Saint Rocco's popularity stemmed from his miraculous recovery from the plague and his care for fellow sufferers. Throughout the plague-filled Middle Ages, followers and donations abounded, and this elegant example of Venetian Renaissance architecture, built between 1517 and 1560 and including the work of at least four architects, built for the essentially secular charitable confraternity bearing the saint's name, was the result. Although San Rocco is bold and dramatic
outside, its contents are even more stunning—a series of more than 60 paintings by Tintoretto. In 1564 Tintoretto edged out competition for a commission to decorate a ceiling by submitting not a sketch, but a finished work, which he moreover offered free of charge. Moses Striking Water from the Rock, The Brazen Serpent, and The Fall of Manna represent three afflictions—thirst, disease, and hunger—that San Rocco and later his brotherhood sought to relieve.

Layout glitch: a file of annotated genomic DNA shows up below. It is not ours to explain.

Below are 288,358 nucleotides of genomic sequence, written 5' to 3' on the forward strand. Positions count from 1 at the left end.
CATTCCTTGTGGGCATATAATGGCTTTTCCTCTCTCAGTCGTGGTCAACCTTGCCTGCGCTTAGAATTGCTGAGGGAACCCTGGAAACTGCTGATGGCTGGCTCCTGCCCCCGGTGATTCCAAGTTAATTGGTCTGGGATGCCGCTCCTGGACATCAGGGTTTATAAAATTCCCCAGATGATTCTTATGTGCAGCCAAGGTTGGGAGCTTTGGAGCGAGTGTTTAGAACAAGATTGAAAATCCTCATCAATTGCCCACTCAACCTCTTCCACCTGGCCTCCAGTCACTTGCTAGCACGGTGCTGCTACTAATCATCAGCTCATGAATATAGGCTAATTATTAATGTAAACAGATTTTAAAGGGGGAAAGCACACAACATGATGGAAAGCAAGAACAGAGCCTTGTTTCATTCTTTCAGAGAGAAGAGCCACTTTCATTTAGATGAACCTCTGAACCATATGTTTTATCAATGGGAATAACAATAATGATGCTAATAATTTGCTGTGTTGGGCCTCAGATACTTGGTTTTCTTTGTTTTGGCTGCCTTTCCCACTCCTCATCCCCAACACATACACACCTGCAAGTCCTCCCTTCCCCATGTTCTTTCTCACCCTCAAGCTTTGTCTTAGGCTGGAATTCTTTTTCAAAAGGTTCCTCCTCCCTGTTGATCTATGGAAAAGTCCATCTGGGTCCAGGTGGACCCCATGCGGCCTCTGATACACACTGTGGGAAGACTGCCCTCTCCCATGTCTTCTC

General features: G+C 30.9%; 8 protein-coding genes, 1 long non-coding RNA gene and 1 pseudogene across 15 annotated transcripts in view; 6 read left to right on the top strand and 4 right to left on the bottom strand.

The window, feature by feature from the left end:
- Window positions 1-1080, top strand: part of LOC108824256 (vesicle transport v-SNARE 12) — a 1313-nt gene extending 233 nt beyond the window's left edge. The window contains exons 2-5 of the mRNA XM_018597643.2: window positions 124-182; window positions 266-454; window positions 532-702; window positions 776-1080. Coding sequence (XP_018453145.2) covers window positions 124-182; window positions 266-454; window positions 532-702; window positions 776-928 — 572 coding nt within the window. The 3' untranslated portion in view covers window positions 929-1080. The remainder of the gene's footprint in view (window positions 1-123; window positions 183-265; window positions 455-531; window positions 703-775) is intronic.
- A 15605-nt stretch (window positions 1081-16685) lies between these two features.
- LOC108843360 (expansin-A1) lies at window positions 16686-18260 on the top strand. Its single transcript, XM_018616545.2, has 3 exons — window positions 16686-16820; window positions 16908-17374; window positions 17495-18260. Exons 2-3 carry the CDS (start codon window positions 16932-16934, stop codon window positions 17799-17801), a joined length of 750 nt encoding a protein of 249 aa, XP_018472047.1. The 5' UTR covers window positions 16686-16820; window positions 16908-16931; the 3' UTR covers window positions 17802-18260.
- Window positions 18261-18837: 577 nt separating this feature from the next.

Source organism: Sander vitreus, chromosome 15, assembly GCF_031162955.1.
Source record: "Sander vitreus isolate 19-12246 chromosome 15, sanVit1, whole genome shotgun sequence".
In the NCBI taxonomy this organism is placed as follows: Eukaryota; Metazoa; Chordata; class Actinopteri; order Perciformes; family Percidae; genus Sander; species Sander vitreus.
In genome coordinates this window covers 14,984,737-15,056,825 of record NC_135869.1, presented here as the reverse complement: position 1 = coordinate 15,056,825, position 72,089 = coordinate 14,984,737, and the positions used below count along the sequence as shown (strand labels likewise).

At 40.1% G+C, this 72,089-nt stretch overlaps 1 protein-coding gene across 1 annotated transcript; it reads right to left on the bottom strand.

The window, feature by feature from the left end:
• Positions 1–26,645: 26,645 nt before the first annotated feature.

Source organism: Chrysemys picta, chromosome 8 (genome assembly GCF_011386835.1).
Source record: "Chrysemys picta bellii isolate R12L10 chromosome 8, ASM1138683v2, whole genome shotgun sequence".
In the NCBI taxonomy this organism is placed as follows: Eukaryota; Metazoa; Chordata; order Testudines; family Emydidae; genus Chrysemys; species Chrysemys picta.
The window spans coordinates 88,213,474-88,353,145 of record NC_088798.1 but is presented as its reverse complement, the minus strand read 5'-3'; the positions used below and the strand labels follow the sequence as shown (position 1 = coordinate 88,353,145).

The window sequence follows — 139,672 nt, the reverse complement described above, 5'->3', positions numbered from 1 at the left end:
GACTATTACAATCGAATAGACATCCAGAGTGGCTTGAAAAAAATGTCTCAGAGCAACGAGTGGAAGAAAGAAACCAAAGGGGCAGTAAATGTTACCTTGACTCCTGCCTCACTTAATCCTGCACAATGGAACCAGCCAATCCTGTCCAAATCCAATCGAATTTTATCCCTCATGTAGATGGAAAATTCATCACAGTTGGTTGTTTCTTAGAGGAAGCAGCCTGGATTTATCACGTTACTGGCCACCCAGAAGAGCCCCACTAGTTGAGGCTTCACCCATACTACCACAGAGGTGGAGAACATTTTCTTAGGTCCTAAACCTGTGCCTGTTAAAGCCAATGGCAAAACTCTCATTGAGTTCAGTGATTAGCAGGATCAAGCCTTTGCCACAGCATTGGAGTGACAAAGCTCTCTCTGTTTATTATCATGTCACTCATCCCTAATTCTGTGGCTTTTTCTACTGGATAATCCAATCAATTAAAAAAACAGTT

Dec 20, 2006
Just to echo everyone else's remarks, this is truly a unique place where you can leisurely bask in genius. Leave the 21st C. behind and spend time upstairs with the amazing outpouring of Tintoretto, along with the glorious architecture and details.
Mar 27, 2006
Downstairs there are the usual great paintings on the wall. But upstairs it is Wow! Great gílded ceiling with the best from Tintoretto, plus wood-carved benches and even small mirrors to let you look up without breaking your neck. Would be a World Wonder in any other city, but one of many in Venice. Great setting and even clean toilets make it a Don't Miss kind of place.